Francesca Ciccarone, Matteo Bruno, Elisa De Paolis, Alessia Piermattei, Maria De Bonis, Domenica Lorusso, Gian Franco Zannoni, Nicola Normanno, Angelo Minucci, Giovanni Scambia, Gabriella Ferrandina
2022 Cancers  
Uterine leiomyosarcomas (uLMS) is a very rare disease, and patients experience a dismal prognosis even when treated with chemotherapy. Therefore, a more in-depth molecular characterization of this disease could provide suitable data for the identification of potential target-based drugs. This retrospective, single institutional study aimed to define the frequencies of gene alterations in uLMS, especially regarding the somatic mutations of BRCA and Homologous Recombination Repair (HRR) genes,
more » ... the impact of molecular alterations on clinical outcomes. The 16-genes Next-Generation Sequencing (NGS) panel, Homologous Recombination Solution TM (HRS, Sophia Genetics, Saint Sulpice, Switzerland), was used for the molecular evaluation of samples. The majority of patients (66/105, 63%) carried at least one sequence alteration, with a prevalence of TP53 involvement followed by RAD51B, BRCA1/2, and FANCL. Patients with TP53 gene alterations experienced a significantly worse prognosis for progression free survival (PFS) and overall survival (OS) versus wild-type patients. Given the number of patients with the BRCA1/2 mutation (N = 12), we included them in the HRR patient group; there was no difference in clinical outcomes with HRR versus non-HRR. The Cox's multivariate analysis showed that stage and TP53 gene alterations resulted in a significantly worse OS. The integration of gene networking data, such as tumor mutation burdens and cancer driver gene identification, could show a clearer discrimination of gene distribution patterns, and lead to the implementation of therapeutic targets.
doi:10.3390/cancers14081934 pmid:35454841 pmcid:PMC9024785 fatcat:ze6zxb3kpnfq3ihdues3vax5rq

Correlation functions for Elekta aSi EPIDs used as transit dosimeter for open fields

Savino Cilla, Andrea Fidanzio, Francesca Greco, Domenico Sabatino, Aniello Russo, Laura Gargiulo, Luigi Azario, Angelo Piermattei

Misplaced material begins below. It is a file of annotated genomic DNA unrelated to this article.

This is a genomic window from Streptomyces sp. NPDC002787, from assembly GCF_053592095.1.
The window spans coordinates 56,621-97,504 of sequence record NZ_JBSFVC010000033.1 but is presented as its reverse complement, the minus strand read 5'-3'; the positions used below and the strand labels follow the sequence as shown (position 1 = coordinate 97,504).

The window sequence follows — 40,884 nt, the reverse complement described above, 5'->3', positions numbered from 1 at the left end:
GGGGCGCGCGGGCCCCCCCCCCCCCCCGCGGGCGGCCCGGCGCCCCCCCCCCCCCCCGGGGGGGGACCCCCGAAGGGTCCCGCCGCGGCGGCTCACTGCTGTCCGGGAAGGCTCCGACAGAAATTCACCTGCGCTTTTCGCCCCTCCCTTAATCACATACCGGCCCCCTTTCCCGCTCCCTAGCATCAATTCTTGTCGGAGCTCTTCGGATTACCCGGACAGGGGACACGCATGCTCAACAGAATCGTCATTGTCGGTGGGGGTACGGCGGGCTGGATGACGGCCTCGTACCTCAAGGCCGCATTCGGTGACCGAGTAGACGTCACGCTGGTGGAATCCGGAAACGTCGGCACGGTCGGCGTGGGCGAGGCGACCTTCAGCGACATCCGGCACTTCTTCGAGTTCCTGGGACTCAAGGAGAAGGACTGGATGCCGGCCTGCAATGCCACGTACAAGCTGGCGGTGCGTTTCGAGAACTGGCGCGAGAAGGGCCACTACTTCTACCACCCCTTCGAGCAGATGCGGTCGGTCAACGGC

2010 Journal of Applied Clinical Medical Physics  
In-vivo dosimetry techniques are currently being applied only by a few Centers because they require time-consuming implementation measurements, and workload for detector positioning and data analysis. The transit in-vivo dosimetry performed by the electronic portal imaging device (EPID) avoids the problem of solid-state detector positioning on the patient. Moreover, the dosimetric characterization of the recent Elekta aSi EPIDs in terms of signal stability and linearity make these detectors
more » ... ul for the transit in-vivo dosimetry with 6, 10 and 15 MV photon beams. However, the implementation of the EPID transit dosimetry requires several measurements. Recently, the present authors have developed an in-vivo dosimetry method for 3D CRT based on correlation functions defined by the ratios between the transit signal, s t (w,L), by the EPID and the phantom midplane dose, D m (w,L), at the source to axis distance (SAD) as a function of the phantom thickness, w, and the square field dimensions, L. When the phantom midplane was positioned at distance, d, from the SAD, the ratios s t (w,L)/s' t (d,w,L) were used to take into account the variation of the scattered photon contributions on the EPID as a function of d and L. The aim of this paper is the implementation of a procedure that uses generalized correlation functions obtained by nine Elekta Precise linac beams. The procedure can be used by other Elekta Precise linacs equipped with the same aSi EPIDs, assuming the stabilities of the beam output factors and the EPID signals. The procedure here reported avoids measurements in solid water equivalent phantoms needed to implement the in-vivo dosimetry method in the radiotherapy department. A tolerance level ranging between ± 5% and ± 6% (depending on the type of tumor) was estimated for the comparison between the reconstructed isocenter dose, D iso , and the computed dose, D iso,TPS , by the treatment planning system (TPS). PACS number: 87.55.Qr; 87.56.Fc